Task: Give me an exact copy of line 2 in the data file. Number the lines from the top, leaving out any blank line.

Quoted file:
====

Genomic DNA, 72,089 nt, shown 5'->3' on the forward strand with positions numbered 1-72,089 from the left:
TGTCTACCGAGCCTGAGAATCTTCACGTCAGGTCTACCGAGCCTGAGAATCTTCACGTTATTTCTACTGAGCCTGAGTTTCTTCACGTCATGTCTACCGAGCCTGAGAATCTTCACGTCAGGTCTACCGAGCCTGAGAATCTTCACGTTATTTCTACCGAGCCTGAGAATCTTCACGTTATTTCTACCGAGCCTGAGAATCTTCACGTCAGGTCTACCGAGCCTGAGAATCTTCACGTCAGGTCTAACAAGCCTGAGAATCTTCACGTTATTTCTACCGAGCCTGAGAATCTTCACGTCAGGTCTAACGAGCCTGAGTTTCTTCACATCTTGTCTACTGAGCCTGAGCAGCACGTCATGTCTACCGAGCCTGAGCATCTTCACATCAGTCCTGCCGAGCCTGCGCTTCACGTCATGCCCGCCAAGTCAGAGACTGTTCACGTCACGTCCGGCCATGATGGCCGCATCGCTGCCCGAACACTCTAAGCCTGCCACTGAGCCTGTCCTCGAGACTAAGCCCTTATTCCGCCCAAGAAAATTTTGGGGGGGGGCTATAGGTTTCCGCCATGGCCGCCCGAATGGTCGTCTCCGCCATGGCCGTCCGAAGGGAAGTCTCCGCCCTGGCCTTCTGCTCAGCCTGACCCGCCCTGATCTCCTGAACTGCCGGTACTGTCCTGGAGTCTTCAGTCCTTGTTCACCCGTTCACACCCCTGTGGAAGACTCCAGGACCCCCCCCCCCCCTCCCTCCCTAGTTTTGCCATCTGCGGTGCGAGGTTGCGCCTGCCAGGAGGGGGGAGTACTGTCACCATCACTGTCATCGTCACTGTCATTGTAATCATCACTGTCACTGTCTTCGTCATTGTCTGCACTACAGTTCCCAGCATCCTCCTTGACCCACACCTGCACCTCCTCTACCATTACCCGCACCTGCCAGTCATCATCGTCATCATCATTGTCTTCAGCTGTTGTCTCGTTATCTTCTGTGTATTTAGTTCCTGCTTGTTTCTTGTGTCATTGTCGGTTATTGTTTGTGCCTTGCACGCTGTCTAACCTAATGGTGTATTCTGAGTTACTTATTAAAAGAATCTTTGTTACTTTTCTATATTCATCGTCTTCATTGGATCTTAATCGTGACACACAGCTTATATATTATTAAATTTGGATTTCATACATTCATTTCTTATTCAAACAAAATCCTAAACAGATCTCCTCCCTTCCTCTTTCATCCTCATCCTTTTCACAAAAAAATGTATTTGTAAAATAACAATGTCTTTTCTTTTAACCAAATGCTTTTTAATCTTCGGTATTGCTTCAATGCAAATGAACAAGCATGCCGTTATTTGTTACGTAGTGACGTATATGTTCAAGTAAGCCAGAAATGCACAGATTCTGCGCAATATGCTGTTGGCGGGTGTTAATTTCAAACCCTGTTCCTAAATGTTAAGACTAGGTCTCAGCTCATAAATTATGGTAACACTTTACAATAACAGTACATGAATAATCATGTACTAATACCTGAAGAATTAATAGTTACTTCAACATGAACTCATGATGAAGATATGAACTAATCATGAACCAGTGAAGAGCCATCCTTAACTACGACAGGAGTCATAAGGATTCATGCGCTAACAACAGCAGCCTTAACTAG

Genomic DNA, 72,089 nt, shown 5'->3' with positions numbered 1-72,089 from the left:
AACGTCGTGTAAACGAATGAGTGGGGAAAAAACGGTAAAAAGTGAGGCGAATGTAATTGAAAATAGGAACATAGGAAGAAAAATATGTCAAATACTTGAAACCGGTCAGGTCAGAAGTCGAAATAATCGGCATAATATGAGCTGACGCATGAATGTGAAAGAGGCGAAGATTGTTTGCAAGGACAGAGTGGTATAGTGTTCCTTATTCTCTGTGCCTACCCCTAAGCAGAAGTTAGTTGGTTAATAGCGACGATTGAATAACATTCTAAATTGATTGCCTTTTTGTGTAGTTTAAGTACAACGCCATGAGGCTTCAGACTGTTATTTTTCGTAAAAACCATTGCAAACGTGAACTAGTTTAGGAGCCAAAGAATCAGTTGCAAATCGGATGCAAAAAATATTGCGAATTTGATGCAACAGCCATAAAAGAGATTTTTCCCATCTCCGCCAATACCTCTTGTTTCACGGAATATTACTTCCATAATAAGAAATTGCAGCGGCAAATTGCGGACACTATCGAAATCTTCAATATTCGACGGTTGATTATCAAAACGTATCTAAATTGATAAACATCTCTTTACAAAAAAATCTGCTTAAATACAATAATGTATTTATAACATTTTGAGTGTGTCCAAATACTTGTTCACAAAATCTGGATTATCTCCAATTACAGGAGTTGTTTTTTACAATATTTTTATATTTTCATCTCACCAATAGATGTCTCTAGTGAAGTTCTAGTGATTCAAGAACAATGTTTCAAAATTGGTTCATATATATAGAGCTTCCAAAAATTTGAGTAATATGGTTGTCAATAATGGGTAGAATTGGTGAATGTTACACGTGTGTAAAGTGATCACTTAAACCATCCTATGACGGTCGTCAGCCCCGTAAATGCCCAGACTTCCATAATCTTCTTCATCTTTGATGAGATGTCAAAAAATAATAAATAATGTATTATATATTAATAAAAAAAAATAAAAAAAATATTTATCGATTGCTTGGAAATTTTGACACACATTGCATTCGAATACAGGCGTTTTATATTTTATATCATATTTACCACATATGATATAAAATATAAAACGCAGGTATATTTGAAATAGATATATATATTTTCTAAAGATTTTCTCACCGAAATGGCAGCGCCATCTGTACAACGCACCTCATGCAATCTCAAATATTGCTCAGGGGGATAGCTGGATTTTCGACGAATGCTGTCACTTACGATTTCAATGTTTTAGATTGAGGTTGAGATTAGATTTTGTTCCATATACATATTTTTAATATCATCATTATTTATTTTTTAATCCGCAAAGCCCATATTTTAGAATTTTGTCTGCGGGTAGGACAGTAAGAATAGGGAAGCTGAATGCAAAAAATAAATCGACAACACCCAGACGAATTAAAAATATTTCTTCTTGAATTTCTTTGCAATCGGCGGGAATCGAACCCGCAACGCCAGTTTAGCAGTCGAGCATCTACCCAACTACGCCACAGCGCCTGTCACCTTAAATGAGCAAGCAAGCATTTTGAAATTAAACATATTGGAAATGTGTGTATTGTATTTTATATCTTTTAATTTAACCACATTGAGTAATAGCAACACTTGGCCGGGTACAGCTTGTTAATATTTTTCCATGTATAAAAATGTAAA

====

TGTCTACCGAGCCTGAGAATCTTCACGTCAGGTCTACCGAGCCTGAGAATCTTCACGTTATTTCTACTGAGCCTGAGTTTCTTCACGTCATGTCTACCGAGCCTGAGAATCTTCACGTCAGGTCTACCGAGCCTGAGAATCTTCACGTTATTTCTACCGAGCCTGAGAATCTTCACGTTATTTCTACCGAGCCTGAGAATCTTCACGTCAGGTCTACCGAGCCTGAGAATCTTCACGTCAGGTCTAACAAGCCTGAGAATCTTCACGTTATTTCTACCGAGCCTGAGAATCTTCACGTCAGGTCTAACGAGCCTGAGTTTCTTCACATCTTGTCTACTGAGCCTGAGCAGCACGTCATGTCTACCGAGCCTGAGCATCTTCACATCAGTCCTGCCGAGCCTGCGCTTCACGTCATGCCCGCCAAGTCAGAGACTGTTCACGTCACGTCCGGCCATGATGGCCGCATCGCTGCCCGAACACTCTAAGCCTGCCACTGAGCCTGTCCTCGAGACTAAGCCCTTATTCCGCCCAAGAAAATTTTGGGGGGGGGCTATAGGTTTCCGCCATGGCCGCCCGAATGGTCGTCTCCGCCATGGCCGTCCGAAGGGAAGTCTCCGCCCTGGCCTTCTGCTCAGCCTGACCCGCCCTGATCTCCTGAACTGCCGGTACTGTCCTGGAGTCTTCAGTCCTTGTTCACCCGTTCACACCCCTGTGGAAGACTCCAGGACCCCCCCCCCCCCTCCCTCCCTAGTTTTGCCATCTGCGGTGCGAGGTTGCGCCTGCCAGGAGGGGGGAGTACTGTCACCATCACTGTCATCGTCACTGTCATTGTAATCATCACTGTCACTGTCTTCGTCATTGTCTGCACTACAGTTCCCAGCATCCTCCTTGACCCACACCTGCACCTCCTCTACCATTACCCGCACCTGCCAGTCATCATCGTCATCATCATTGTCTTCAGCTGTTGTCTCGTTATCTTCTGTGTATTTAGTTCCTGCTTGTTTCTTGTGTCATTGTCGGTTATTGTTTGTGCCTTGCACGCTGTCTAACCTAATGGTGTATTCTGAGTTACTTATTAAAAGAATCTTTGTTACTTTTCTATATTCATCGTCTTCATTGGATCTTAATCGTGACACACAGCTTATATATTATTAAATTTGGATTTCATACATTCATTTCTTATTCAAACAAAATCCTAAACAGATCTCCTCCCTTCCTCTTTCATCCTCATCCTTTTCACAAAAAAATGTATTTGTAAAATAACAATGTCTTTTCTTTTAACCAAATGCTTTTTAATCTTCGGTATTGCTTCAATGCAAATGAACAAGCATGCCGTTATTTGTTACGTAGTGACGTATATGTTCAAGTAAGCCAGAAATGCACAGATTCTGCGCAATATGCTGTTGGCGGGTGTTAATTTCAAACCCTGTTCCTAAATGTTAAGACTAGGTCTCAGCTCATAAATTATGGTAACACTTTACAATAACAGTACATGAATAATCATGTACTAATACCTGAAGAATTAATAGTTACTTCAACATGAACTCATGATGAAGATATGAACTAATCATGAACCAGTGAAGAGCCATCCTTAACTACGACAGGAGTCATAAGGATTCATGCGCTAACAACAGCAGCCTTAACTAG